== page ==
Ataxia Telangiectasia Mutated Kinase
The ATM protein was identified as the product of the gene that is mutated (lost or inactivated) in the human genetic disorder ataxia-telangiectasia (A-T). A-T belongs to a group of human diseases that are collectively known as genomic instability syndromes , each of which results from a defective response to a specific DNA lesion. A-T is characterized by cerebellar degeneration, which leads to severe, progressive neuromotor dysfunction, immunodeficiency, genomic instability, thymic and gonadal atrophy, a striking predisposition to lymphoreticular malignancies and extreme sensitivity to ionizing radiation and DSB-inducing agents. This devastating human disorder typically combines most of the hallmarks of a defective DNA-damage response, clearly pointing to the DSB as the DNA lesion that elicits this defect. Indeed, cultured cells from A-T patients show a broad defect in responding to DSBs that span almost all of the known branches of this response. The striking clinical and cellular phenotype that is caused by ATM loss clearly places this protein at a top position in the DSB-response cascade.
From Clinical Evidence
Ataxia Telangiectasia is an autosomal recessive disorder (1:40,000- 1:300,000);
0,35-1% heterozigotes in the general populaton.
The disorder is characterized by defects in a number of a distinct organ systems:
- progressive cerebellar ataxia
- telangiectasias in skin and conjunctiva of the eye
- chromosomal instability
- radiation sensitivity
- increased incidence of malignancies, primarly of limphoid origin:
- 40% Non-hodgkin;s limphoma,
- 25% Leukaemia,
- 25% Assorted solid tumours,
- 10% Hodgkin’s limphoma.
To Genetic Characterization
What is the normal function of the ATM gene?
The ATM gene provides instructions for making a protein that is located primarily in the nucleus of cells, where it helps control the rate at which cells grow and divide. This protein also plays an important role in the normal development and activity of several body systems, including the nervous system and the immune system. Additionally, the ATM protein assists cells in recognizing damaged or broken DNA strands. DNA can be damaged by agents such as toxic chemicals or radiation. Breaks in DNA strands also occur naturally when chromosomes exchange genetic material during cell division. The ATM protein coordinates DNA repair by activating enzymes that fix the broken strands. Efficient repair of damaged DNA strands helps maintain the stability of the cell’s genetic information.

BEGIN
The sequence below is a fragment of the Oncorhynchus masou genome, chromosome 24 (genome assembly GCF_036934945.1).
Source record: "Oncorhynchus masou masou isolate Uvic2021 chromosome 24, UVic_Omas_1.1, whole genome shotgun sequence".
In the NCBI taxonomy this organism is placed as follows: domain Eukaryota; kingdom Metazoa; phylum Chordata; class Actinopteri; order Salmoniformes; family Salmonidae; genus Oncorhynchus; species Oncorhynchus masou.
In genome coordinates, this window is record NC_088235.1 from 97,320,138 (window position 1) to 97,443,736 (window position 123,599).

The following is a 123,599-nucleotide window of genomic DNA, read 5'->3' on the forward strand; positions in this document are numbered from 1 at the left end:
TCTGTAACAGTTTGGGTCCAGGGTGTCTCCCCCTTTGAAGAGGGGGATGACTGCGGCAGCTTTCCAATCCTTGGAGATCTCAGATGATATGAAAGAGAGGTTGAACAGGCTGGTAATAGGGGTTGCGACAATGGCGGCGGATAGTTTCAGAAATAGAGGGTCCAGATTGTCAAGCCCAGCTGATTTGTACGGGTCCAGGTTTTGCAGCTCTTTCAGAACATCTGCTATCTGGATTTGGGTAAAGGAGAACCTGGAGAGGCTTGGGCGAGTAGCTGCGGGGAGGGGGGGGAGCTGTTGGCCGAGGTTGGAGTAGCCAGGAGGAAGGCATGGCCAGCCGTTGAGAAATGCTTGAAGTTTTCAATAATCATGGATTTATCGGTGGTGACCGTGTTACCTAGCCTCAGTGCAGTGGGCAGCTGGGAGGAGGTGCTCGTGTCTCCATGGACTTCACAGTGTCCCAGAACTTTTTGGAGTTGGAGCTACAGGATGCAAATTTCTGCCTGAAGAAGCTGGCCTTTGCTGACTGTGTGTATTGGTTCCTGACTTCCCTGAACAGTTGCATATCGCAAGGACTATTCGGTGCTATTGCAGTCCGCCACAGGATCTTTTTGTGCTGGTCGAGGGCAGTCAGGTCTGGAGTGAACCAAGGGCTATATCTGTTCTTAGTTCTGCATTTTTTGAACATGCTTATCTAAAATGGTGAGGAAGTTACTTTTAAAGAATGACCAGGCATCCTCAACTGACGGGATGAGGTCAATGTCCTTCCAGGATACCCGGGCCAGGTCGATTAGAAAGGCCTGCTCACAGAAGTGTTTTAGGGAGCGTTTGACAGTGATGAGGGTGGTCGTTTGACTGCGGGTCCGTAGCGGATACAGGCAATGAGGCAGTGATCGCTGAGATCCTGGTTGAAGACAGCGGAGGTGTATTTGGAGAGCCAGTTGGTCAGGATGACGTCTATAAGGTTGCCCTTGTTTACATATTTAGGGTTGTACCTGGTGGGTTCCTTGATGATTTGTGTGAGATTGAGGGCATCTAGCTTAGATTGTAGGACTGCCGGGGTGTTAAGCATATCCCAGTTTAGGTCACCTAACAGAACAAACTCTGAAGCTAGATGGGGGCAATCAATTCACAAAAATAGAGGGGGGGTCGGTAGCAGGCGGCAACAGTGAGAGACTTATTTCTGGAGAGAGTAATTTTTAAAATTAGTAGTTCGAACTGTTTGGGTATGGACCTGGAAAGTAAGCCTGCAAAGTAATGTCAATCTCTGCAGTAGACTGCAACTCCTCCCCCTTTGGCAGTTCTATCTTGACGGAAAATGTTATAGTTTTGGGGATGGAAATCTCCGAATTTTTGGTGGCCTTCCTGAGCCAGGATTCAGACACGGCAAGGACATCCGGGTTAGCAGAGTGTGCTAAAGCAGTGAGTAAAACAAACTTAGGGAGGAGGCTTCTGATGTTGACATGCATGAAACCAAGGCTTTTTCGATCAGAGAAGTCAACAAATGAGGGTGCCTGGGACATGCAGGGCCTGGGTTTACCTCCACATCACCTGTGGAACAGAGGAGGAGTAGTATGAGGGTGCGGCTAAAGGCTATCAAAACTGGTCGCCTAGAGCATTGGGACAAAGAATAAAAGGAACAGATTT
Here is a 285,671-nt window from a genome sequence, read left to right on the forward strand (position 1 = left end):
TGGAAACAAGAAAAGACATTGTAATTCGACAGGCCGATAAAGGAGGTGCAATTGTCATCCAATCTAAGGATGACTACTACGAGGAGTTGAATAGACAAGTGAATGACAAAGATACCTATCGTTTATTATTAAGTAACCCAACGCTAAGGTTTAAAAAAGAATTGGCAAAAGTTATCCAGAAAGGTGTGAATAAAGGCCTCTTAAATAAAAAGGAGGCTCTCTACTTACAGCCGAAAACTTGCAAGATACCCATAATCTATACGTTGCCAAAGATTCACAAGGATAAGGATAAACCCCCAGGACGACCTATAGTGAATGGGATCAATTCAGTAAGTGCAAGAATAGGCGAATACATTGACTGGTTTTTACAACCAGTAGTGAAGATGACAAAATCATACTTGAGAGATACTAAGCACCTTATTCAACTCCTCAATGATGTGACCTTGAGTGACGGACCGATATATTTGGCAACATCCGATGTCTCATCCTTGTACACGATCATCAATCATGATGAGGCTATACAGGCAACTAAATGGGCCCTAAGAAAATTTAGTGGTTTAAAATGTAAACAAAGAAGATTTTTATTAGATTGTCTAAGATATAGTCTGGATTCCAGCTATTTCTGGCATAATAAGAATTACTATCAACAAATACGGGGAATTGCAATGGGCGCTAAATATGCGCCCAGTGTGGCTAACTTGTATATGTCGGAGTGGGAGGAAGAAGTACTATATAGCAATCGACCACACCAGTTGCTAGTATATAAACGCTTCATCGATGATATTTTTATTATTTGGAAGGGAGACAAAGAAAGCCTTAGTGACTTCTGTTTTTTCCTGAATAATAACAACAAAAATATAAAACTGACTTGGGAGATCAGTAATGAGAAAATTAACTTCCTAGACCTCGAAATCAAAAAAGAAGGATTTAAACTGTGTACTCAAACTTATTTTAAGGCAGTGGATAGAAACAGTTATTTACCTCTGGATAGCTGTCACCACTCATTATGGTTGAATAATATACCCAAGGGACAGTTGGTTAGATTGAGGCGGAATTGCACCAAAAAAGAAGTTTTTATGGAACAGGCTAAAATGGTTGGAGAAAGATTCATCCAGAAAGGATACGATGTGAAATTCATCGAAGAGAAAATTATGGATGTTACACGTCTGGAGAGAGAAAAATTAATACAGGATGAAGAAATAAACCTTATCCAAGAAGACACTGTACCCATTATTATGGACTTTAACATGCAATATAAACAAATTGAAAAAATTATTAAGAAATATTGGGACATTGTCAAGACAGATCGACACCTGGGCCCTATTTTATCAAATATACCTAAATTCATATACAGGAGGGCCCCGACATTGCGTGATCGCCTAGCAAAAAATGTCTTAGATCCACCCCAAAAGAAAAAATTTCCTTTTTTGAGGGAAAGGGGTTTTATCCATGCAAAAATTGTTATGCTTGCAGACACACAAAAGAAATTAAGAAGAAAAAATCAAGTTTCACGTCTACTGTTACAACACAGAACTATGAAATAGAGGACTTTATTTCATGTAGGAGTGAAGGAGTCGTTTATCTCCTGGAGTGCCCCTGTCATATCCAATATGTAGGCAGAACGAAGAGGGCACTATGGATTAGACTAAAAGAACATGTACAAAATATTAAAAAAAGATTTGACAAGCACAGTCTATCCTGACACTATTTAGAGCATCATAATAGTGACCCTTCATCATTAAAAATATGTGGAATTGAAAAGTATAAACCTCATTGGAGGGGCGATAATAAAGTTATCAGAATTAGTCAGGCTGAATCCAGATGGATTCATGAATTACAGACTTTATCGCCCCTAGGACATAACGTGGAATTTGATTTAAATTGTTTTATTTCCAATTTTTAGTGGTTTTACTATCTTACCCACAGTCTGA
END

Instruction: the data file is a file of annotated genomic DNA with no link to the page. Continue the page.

Because of its central role in cell division and DNA repair, the ATM protein is of great interest in cancer research.
How are changes in the ATM gene related to health conditions?
- caused by mutations in the ATM gene
Researchers have identified several hundred mutations in the ATM gene that cause ataxia-telangiectasia. People with this disorder have mutations in both copies of the ATM gene in each cell. Most of these mutations disrupt protein production, resulting in an abnormally small, nonfunctional version of the ATM protein. Cells without any functional ATM protein are hypersensitive to radiation and do not respond normally to DNA damage. Instead of activating DNA repair, the defective ATM protein allows mutations to accumulate in other genes, which may cause cells to grow and divide in an uncontrolled way. This kind of unregulated cell growth can lead to the formation of cancerous tumors. In addition, ATM mutations can allow cells to die inappropriately, particularly affecting cells in a part of the brain involved in coordinating movements (the cerebellum). This loss of brain cells causes the movement problems characteristic of ataxia-telangiectasia.
- associated with the ATM gene
Researchers have found that having a mutation in one copy of the ATM gene in each cell (particularly in people who have at least one family member with ataxia-telangiectasia) is associated with an increased risk of developing breast cancer. About 1 percent of the United States population carries one mutated copy of the ATM gene in each cell. These genetic changes prevent
many of the body’s cells from correctly repairing damaged DNA.
People who have only one copy of the ATM gene in each cell due to a gene deletion are also at an increased risk of developing breast cancer. Cells that are missing one copy of the ATM gene produce half the normal amount of ATM protein. A shortage of this protein prevents efficient repair of DNA damage, leading to the accumulation of mutations in other genes. This buildup of mutations is likely to allow cancerous tumors to develop.
- increased risk from variations of the ATM gene
Research suggests that people who carry one mutated copy of the ATM gene in each cell may have an increased risk of developing several other types of cancer. In particular, some studies have shown that cancers of the stomach, bladder, pancreas, lung, and ovaries occur more frequently in ATM mutation carriers than in people who do not carry these mutations.
The results of similar studies, however, have been conflicting. Additional research is needed to clarify which other types of cancer, if any, are associated with ATM mutations.
Where is the ATM gene located?
Cytogenetic Location: 11q22.3
Molecular Location on chromosome 11 Link al gene